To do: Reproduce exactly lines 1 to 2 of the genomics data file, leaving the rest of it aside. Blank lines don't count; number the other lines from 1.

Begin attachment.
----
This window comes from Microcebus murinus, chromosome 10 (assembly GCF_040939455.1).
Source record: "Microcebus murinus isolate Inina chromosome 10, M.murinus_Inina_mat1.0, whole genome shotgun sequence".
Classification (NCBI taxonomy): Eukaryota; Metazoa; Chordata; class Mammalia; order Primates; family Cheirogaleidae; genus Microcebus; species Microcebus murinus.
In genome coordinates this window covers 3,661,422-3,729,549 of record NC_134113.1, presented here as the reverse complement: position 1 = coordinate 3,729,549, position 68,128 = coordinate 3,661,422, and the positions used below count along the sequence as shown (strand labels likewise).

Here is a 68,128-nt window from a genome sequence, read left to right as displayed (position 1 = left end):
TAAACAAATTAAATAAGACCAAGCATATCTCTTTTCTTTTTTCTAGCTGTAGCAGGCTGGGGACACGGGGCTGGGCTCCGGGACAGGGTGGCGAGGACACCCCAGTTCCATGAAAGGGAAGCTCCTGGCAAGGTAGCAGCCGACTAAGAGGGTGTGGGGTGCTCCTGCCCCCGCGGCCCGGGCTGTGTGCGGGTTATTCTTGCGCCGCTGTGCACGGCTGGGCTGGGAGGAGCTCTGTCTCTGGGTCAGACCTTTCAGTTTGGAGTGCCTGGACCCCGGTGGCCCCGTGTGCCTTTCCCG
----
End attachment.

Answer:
This window comes from Microcebus murinus, chromosome 10 (assembly GCF_040939455.1).
Source record: "Microcebus murinus isolate Inina chromosome 10, M.murinus_Inina_mat1.0, whole genome shotgun sequence".